Defining and explaining philosophy is no easy task - the very nature of the subject seems to defy description. The problem is that philosophy, in one way or another, ends up touching upon nearly every aspect of human life. Philosophy has something to say when it comes to science, art, religion, politics, medicine, and a host of other topics. This is also why a basic grounding in philosophy can be so important for irreligious atheists. The more you know about philosophy, and even just the basics of philosophy, the more likely you'll be able to reason clearly, consistently, and with more reliable conclusions.
First, any time atheists get involved in debating religion or theism with believers, they end up either touching upon or getting deeply involved with several different branches of philosophy - metaphysics, philosophy of religion, philosophy of science, philosophy of history, logic, ethics, etc. This is inevitable and anyone who knows more about these subjects, even if it's just the basics, will do a better job at making a case for their position, at understanding what others are saying, and at arriving at a fair, reasonable conclusion.
Second, even if a person never gets involved in any debates, they still need to arrive at some conception about their life, what life means to them, what they should do, how they should behave, etc. Religion typically presents all of this in a neat package that people can just open up and start using; irreligious atheists, however, generally need to work a lot of these things out for themselves. You can't do that if you can't reason clearly and consistently. This involves not just the various branches of philosophy, but also various philosophical schools or systems where gods are unnecessary: Existentialism, Nihilism, Humanism, etc.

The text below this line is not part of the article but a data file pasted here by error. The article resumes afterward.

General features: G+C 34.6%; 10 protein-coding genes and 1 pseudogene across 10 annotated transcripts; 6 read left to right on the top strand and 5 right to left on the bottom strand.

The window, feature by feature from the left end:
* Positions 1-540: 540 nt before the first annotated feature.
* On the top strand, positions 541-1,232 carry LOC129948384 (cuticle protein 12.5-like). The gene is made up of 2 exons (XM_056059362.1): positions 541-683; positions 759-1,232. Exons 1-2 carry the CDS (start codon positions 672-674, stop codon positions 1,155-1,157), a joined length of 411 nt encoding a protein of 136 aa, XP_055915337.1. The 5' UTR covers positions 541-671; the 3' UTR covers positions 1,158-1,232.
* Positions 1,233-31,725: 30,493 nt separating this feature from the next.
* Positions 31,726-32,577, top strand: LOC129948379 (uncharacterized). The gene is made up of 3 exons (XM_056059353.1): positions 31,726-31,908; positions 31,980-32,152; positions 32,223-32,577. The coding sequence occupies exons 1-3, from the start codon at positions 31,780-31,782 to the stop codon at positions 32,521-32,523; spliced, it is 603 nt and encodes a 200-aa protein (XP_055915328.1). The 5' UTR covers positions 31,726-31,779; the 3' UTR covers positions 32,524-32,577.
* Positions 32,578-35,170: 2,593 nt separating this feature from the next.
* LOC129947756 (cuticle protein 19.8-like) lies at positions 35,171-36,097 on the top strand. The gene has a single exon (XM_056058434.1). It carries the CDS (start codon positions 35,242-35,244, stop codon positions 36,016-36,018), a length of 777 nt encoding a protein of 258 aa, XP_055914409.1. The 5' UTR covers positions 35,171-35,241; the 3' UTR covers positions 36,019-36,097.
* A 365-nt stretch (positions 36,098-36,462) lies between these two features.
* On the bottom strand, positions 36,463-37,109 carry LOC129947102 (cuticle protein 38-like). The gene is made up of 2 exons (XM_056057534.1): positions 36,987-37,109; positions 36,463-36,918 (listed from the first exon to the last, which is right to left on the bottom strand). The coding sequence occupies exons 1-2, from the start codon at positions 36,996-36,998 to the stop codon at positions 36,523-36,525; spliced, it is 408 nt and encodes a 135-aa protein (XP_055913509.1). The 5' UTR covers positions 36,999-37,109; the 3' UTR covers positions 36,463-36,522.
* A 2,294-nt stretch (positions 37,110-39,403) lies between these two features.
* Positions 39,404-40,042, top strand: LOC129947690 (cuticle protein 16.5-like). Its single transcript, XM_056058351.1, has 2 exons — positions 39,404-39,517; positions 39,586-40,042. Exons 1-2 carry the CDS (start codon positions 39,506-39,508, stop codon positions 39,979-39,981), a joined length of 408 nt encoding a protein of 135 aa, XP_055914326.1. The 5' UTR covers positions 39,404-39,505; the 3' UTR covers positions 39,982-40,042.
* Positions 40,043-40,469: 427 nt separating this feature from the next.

Most people and most irreligious atheists manage to get by without any specific or formal study of anything in philosophy, so obviously it isn't absolutely and unquestionably necessary. At least some understanding of philosophy should make it all easier, however, and will definitely open up more options, more possibilities, and thus perhaps make things better in the long run. You don't need to be a philosophy student, but you should familiarize yourself with the basics - and there's nothing more basic than understanding what "philosophy" is in the first place.
Philosophy comes from the Greek for "love of wisdom," giving us two important starting points: love (or passion) and wisdom (knowledge, understanding). Philosophy sometimes seems to be pursued without passion as if it were a technical subject like engineering or mathematics. Although there is a role for dispassionate research, philosophy must derive from some passion for the ultimate goal: a reliable, accurate understanding ourselves and our world. This is also what atheists should seek.
Why is Philosophy Important?
Why should anyone, including atheists, care about philosophy? Many think of philosophy as an idle, academic pursuit, never amounting to anything of practical value. If you look at the works of ancient Greek philosophers, they were asking the same questions which philosophers ask today. Doesn't this mean that philosophy never gets anywhere and never accomplishes anything? Aren't atheists wasting their time by studying philosophy and philosophical reasoning?
Studying and Doing Philosophy
The study of philosophy is usually approached in one of two different ways: the systematic or topical method and the historical or biographical method. Both have their strengths and weaknesses and it is often beneficial to avoid focusing on one to the exclusions of the other, at least whenever possible. For irreligious atheists, though, the focus should probably be more on the topical than on the biographical method because that will provide clear overviews of relevant issues.